I remember a brainstorming meeting a number of years ago where my company was looking for new revenue opportunities for our products. The company president was leading the meeting. I suggested an outline of an idea and the president immediately responded with “we have already tried that before and it doesn’t work”, then moved on to request other ideas. My enthusiasm level went down as I didn’t get to complete my proposal. This continued with a few more people suggesting ideas and the president offering instant negative judgments that killed many ideas before they were explored. Ultimately, the brainstorming session only produced a few ideas very similar to what we had already tried.
Fortunately, effective approaches to brainstorming exist. As important as selecting an approach is getting agreement by the participants to use the same approach. Selecting the approach should be the first step at any brainstorming meeting.
To have an effective brainstorming meeting that generates many new and unexpected ideas, follow this rule: Cleanly separate idea generation from idea evaluation. Do this for two reasons. First, idea generation uses a different part of the brain from idea evaluation. When people are critiquing ideas, they reduce their creative abilities.
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A vexation of work life that is all too common is to carve a meeting out of an extended team's minimal available time and then discover after the meeting that individual members hold their own different understanding of what was decided. An example might be a systems analyst who supports the needs of multiple business platforms or applications, all of which have business managers competing for both priority service response and extensive product delivery from the analyst. In this example, agreements that were made in a team meeting begin to unravel just days later over disagreements of exactly what was decided and negotiated regarding which system was going to receive what functional upgrades first. Another example might be a technical management team that meets to decide on how a departmental reorganization should handle a proscribed 5% reduction in headcount, only to discover during the middle of implementing the re-organization that one of the QA managers has misunderstood how workflow was going to be restructured within her team.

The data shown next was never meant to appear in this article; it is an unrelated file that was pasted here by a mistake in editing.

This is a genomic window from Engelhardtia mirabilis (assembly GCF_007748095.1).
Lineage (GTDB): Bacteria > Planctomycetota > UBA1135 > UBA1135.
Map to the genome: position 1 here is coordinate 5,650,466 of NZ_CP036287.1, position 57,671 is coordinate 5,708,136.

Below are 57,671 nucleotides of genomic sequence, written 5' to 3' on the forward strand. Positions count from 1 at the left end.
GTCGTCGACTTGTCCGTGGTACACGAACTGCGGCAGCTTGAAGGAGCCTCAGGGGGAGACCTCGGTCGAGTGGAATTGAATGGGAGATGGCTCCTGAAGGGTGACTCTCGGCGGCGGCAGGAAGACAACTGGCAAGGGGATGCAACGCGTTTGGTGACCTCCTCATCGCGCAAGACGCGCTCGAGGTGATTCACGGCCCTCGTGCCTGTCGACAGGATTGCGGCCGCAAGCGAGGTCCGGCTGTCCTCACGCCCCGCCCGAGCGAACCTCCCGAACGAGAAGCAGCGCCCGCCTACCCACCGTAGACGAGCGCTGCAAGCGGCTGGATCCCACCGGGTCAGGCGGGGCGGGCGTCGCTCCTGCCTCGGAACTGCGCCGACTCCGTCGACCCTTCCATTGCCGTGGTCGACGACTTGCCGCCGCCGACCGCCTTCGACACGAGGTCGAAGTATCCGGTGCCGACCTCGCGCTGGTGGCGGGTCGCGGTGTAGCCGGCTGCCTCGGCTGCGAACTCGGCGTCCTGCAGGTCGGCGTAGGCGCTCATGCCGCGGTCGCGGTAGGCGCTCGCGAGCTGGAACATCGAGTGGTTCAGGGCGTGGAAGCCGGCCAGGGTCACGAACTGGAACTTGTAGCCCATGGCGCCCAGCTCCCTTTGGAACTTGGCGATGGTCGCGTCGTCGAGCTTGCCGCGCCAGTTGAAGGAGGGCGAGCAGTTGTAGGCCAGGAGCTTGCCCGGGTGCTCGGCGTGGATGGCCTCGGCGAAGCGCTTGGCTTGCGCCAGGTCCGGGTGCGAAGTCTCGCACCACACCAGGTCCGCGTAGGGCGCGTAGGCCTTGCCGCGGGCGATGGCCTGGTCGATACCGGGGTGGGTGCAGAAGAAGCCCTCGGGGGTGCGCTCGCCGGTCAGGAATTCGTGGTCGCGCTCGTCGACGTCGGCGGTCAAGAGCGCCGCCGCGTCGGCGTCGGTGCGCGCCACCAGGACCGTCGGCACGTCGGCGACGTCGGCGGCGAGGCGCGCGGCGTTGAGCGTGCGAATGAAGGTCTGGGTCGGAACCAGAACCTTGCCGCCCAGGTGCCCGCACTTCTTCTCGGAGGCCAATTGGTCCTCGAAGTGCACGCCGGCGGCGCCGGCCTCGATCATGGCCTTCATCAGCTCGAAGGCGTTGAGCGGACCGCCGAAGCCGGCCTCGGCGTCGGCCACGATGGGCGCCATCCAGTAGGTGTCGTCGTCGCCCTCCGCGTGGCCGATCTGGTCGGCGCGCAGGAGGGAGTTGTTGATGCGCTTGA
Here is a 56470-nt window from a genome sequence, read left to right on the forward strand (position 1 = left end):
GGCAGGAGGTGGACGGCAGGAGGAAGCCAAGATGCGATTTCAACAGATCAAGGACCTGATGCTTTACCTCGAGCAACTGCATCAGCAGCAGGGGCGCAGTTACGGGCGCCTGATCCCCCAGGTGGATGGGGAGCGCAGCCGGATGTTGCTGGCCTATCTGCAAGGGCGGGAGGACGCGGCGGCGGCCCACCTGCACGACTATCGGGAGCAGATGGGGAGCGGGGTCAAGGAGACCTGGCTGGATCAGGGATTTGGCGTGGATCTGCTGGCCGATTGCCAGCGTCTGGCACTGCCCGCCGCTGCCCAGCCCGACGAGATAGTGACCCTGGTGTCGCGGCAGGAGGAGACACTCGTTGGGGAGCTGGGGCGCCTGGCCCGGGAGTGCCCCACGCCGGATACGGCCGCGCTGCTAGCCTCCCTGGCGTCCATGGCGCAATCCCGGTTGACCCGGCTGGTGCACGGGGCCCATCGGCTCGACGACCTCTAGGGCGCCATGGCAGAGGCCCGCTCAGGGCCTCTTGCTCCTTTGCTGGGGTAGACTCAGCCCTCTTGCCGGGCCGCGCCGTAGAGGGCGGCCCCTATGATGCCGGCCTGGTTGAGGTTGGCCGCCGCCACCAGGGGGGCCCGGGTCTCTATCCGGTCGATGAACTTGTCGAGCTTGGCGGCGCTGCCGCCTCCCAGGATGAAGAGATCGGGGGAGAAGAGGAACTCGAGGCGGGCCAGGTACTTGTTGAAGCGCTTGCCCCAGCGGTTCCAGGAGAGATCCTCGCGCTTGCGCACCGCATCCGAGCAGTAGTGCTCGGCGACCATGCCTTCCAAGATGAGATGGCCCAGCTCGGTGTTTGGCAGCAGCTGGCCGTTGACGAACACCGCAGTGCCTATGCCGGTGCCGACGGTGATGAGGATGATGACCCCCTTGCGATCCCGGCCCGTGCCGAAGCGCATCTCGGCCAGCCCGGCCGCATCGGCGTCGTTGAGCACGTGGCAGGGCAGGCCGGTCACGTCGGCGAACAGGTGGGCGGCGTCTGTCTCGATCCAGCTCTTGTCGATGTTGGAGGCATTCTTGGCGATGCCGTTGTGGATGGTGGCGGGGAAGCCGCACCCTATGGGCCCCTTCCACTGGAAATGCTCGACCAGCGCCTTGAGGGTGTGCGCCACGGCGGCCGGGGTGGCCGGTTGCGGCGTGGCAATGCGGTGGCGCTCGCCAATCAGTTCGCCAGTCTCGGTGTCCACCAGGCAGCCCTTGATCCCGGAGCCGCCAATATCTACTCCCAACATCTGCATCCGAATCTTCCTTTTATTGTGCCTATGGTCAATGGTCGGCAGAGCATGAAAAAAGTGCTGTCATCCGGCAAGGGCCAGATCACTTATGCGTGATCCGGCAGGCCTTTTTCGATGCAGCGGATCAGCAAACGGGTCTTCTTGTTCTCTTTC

Sometimes a lack of shared understanding can be a calculated attempt on the part of a meeting participant to be opportunistic in implmenting their own course amidst the busyness and confusion of hectic work demands that are further stretched by cross-functional team collaboration. Regardless if the reason for the confusion is due to calculated intent, inattention, or the occassional lapse of detail by an individual of goodwill, practicing strong meeting leadership can maximize a common understanding of what was agreed to at a meeting as well as clarify the observed behavior of meeting participants who chronically misunderstand meeting decisions. This leadership takes the form of 2 practices prior to holding the meeting and 3 practices at the end of a meeting.
Continue reading "Leaving a meeting with a shared understanding" »